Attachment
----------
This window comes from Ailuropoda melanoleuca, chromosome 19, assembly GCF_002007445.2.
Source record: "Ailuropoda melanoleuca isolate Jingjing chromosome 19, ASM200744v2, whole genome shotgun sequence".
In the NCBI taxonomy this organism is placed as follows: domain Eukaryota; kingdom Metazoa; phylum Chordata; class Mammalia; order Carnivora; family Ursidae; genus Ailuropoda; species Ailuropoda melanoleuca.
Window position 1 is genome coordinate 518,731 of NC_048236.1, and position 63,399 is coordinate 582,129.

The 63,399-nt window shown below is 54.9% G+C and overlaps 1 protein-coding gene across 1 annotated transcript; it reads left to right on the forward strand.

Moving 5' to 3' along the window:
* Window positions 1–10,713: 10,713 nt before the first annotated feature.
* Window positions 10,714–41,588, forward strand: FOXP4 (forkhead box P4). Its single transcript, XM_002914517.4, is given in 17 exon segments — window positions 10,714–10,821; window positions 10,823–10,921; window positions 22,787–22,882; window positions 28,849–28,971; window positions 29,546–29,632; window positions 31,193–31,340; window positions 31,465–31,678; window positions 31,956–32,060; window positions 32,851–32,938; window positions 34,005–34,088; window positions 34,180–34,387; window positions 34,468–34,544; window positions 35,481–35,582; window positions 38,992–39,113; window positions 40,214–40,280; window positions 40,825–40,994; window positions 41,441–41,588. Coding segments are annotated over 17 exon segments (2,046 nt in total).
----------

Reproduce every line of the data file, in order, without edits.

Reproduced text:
This window comes from Ailuropoda melanoleuca, chromosome 19, assembly GCF_002007445.2.
Source record: "Ailuropoda melanoleuca isolate Jingjing chromosome 19, ASM200744v2, whole genome shotgun sequence".
In the NCBI taxonomy this organism is placed as follows: domain Eukaryota; kingdom Metazoa; phylum Chordata; class Mammalia; order Carnivora; family Ursidae; genus Ailuropoda; species Ailuropoda melanoleuca.
Window position 1 is genome coordinate 518,731 of NC_048236.1, and position 63,399 is coordinate 582,129.

The 63,399-nt window shown below is 54.9% G+C and overlaps 1 protein-coding gene across 1 annotated transcript; it reads left to right on the forward strand.

Moving 5' to 3' along the window:
* Window positions 1–10,713: 10,713 nt before the first annotated feature.
* Window positions 10,714–41,588, forward strand: FOXP4 (forkhead box P4). Its single transcript, XM_002914517.4, is given in 17 exon segments — window positions 10,714–10,821; window positions 10,823–10,921; window positions 22,787–22,882; window positions 28,849–28,971; window positions 29,546–29,632; window positions 31,193–31,340; window positions 31,465–31,678; window positions 31,956–32,060; window positions 32,851–32,938; window positions 34,005–34,088; window positions 34,180–34,387; window positions 34,468–34,544; window positions 35,481–35,582; window positions 38,992–39,113; window positions 40,214–40,280; window positions 40,825–40,994; window positions 41,441–41,588. Coding segments are annotated over 17 exon segments (2,046 nt in total).